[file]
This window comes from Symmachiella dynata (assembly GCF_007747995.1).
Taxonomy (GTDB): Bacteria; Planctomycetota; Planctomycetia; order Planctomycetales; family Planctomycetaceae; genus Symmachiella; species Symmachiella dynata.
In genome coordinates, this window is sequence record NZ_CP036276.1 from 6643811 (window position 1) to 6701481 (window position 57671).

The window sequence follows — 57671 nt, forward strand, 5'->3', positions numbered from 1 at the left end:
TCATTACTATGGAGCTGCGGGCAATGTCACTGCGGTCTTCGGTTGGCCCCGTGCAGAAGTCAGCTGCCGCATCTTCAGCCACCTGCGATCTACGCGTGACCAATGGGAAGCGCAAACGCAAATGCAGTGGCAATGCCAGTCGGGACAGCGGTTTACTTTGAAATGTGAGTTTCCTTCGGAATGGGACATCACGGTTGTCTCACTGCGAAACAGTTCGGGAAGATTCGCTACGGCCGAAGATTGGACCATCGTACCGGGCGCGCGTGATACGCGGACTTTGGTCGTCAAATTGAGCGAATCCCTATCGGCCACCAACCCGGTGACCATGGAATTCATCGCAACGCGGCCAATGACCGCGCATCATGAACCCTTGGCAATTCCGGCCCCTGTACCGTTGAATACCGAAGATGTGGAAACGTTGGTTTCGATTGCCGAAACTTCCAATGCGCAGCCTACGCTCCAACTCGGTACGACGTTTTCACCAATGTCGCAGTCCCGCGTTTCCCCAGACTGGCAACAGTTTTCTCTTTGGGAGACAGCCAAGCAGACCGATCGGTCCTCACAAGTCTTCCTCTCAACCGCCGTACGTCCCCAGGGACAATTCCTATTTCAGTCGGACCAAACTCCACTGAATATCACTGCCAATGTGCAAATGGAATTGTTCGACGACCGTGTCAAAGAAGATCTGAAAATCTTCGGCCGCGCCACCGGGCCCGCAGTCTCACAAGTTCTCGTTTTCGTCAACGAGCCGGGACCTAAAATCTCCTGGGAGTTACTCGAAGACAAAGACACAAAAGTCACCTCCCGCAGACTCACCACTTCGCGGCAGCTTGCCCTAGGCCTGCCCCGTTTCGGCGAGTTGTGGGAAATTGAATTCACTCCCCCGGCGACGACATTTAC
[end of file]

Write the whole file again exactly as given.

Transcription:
This window comes from Symmachiella dynata (assembly GCF_007747995.1).
Taxonomy (GTDB): Bacteria; Planctomycetota; Planctomycetia; order Planctomycetales; family Planctomycetaceae; genus Symmachiella; species Symmachiella dynata.
In genome coordinates, this window is sequence record NZ_CP036276.1 from 6643811 (window position 1) to 6701481 (window position 57671).

The window sequence follows — 57671 nt, forward strand, 5'->3', positions numbered from 1 at the left end:
TCATTACTATGGAGCTGCGGGCAATGTCACTGCGGTCTTCGGTTGGCCCCGTGCAGAAGTCAGCTGCCGCATCTTCAGCCACCTGCGATCTACGCGTGACCAATGGGAAGCGCAAACGCAAATGCAGTGGCAATGCCAGTCGGGACAGCGGTTTACTTTGAAATGTGAGTTTCCTTCGGAATGGGACATCACGGTTGTCTCACTGCGAAACAGTTCGGGAAGATTCGCTACGGCCGAAGATTGGACCATCGTACCGGGCGCGCGTGATACGCGGACTTTGGTCGTCAAATTGAGCGAATCCCTATCGGCCACCAACCCGGTGACCATGGAATTCATCGCAACGCGGCCAATGACCGCGCATCATGAACCCTTGGCAATTCCGGCCCCTGTACCGTTGAATACCGAAGATGTGGAAACGTTGGTTTCGATTGCCGAAACTTCCAATGCGCAGCCTACGCTCCAACTCGGTACGACGTTTTCACCAATGTCGCAGTCCCGCGTTTCCCCAGACTGGCAACAGTTTTCTCTTTGGGAGACAGCCAAGCAGACCGATCGGTCCTCACAAGTCTTCCTCTCAACCGCCGTACGTCCCCAGGGACAATTCCTATTTCAGTCGGACCAAACTCCACTGAATATCACTGCCAATGTGCAAATGGAATTGTTCGACGACCGTGTCAAAGAAGATCTGAAAATCTTCGGCCGCGCCACCGGGCCCGCAGTCTCACAAGTTCTCGTTTTCGTCAACGAGCCGGGACCTAAAATCTCCTGGGAGTTACTCGAAGACAAAGACACAAAAGTCACCTCCCGCAGACTCACCACTTCGCGGCAGCTTGCCCTAGGCCTGCCCCGTTTCGGCGAGTTGTGGGAAATTGAATTCACTCCCCCGGCGACGACATTTAC